Saturday, May 4, 2013

Playing Hardball

My day was filled with stubborn red Cobs. First Comrade.
Peggy is leaving for awhile so we had to get his paperwork together for the breed show. Easier said then done. Welsh age 6 or older have to be measured at the shows. Once they get two measurements the same from two shows, the owner can apply for a permanent measurement card. Comrade's came in the mail a month ago. He is officially 14.1 and 3/8in. Anyway, Peggy had to look everywhere for the card. Finally, after an intensive search it was found.
At that point I gathered all the paperwork to finish filling out later and told Peggy it was time for a trail ride. Peggy rode Addie and I was on Comrade. Most horses are more comfortable with a buddy. Comrade decided that he needed to A. show off for Addie and B. the bogey monsters were out in spades. We went down the killer hill and walked by the creek. Then back up the hill. Addie is not in shape so I had Peggy trot her up the hill. The higher she went up the hill, the higher Comrade's head went. Silly goose. He tried to rush up the hill and catch up to Addie. Sorry bud, not happening. Transitions instead. Redirecting the energy helped a lot. I definitely do not want him taking control. He has done that with Peggy before I started riding him and she ended up on the ground.
I used all the little jumps scattered throughout he woods to focus him. And I even jumped a much bigger log for the first time. He did well, after I set the boundaries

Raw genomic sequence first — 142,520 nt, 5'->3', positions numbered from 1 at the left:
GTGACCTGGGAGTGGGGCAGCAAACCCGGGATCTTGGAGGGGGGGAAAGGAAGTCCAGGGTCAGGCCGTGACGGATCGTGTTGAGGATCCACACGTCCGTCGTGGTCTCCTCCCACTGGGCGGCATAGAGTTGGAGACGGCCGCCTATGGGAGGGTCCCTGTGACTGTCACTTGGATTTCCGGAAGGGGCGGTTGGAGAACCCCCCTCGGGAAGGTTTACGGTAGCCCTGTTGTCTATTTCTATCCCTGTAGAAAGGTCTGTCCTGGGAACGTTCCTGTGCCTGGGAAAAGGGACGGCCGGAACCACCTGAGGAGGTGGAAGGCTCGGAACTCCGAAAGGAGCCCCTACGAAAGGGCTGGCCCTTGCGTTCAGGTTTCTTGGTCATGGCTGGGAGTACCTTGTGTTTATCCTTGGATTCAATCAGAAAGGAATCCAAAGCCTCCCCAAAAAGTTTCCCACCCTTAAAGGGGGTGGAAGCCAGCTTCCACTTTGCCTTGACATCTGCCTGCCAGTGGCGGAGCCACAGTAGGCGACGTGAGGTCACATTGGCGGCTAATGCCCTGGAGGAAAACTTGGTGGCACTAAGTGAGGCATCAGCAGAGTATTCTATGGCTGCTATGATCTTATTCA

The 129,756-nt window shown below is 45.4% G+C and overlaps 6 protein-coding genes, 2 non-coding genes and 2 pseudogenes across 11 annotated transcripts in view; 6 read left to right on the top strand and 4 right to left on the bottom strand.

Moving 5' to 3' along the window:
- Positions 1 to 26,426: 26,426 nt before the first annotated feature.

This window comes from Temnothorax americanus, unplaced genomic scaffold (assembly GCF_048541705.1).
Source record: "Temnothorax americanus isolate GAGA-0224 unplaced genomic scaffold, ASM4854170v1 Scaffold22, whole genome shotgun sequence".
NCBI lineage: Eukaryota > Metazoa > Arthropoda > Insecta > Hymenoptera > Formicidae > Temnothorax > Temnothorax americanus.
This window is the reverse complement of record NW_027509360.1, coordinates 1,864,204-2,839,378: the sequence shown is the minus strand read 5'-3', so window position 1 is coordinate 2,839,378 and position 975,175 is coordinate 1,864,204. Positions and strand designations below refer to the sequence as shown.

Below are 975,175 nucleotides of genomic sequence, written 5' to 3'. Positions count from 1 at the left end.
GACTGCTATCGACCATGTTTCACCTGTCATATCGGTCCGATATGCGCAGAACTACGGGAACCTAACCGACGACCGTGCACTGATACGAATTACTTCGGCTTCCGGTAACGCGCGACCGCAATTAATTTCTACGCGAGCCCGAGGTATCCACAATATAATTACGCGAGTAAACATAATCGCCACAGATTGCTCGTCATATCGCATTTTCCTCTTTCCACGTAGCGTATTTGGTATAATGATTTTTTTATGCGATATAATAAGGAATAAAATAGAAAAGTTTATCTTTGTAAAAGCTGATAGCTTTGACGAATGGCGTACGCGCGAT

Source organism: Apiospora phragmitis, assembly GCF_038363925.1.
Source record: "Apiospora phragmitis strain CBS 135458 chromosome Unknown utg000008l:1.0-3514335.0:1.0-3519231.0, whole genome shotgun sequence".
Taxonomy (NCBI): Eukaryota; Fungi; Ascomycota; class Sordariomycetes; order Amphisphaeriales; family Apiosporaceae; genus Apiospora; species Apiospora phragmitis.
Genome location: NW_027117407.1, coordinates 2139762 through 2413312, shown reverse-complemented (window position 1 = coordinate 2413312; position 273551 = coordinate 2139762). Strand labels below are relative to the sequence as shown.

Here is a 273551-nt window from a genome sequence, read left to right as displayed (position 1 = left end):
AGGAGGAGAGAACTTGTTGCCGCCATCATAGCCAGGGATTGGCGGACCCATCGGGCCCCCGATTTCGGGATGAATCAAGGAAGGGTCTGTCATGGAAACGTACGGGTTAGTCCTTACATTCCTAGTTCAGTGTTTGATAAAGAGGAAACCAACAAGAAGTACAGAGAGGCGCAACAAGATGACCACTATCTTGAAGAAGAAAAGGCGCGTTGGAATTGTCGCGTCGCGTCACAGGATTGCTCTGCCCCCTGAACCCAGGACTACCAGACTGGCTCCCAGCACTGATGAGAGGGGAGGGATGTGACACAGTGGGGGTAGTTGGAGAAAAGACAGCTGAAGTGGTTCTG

Who me?
Next was Roscoe. He really pouts with his muzzle, but he is not ready to eat grass full time with out it. I told Mom I would let him have an hour of muzzle free eating. Then I had an evil thought. He needs his mane shortened. Which if you have read this blog for any length of time, you know Roscoe is a nightmare to deal with when it comes to his mane. So I decided to play hardball. I put his rope halter and lead on, brought him out to the pasture and told him "You can eat, but I am working on your mane." It took him a bit to realize I meant business, then he settled into eating. Armed with an old clipper blade I set to work on his crazy mane. Normally I prefer a dirty mane for pulling/thinning, but in Roscoe's case I found his clean mane easier to work with. He had his moments, withers and behind the ears, that caused us to have discussions. In the end his want of grass overruled his dislike of his mane being shortened. I made such good progress, I let him have the last fifteen minutes for just eating. I still need to do a little more and I have to undo his braid holding his fly tag and shorten that piece. Considering I was working on an angle, it is pretty even.

I know I am close because I see his color spot. See the tail of his fly tag braid?

My red Cob day ended better than it started. Whew, playing hardball is hard on me too.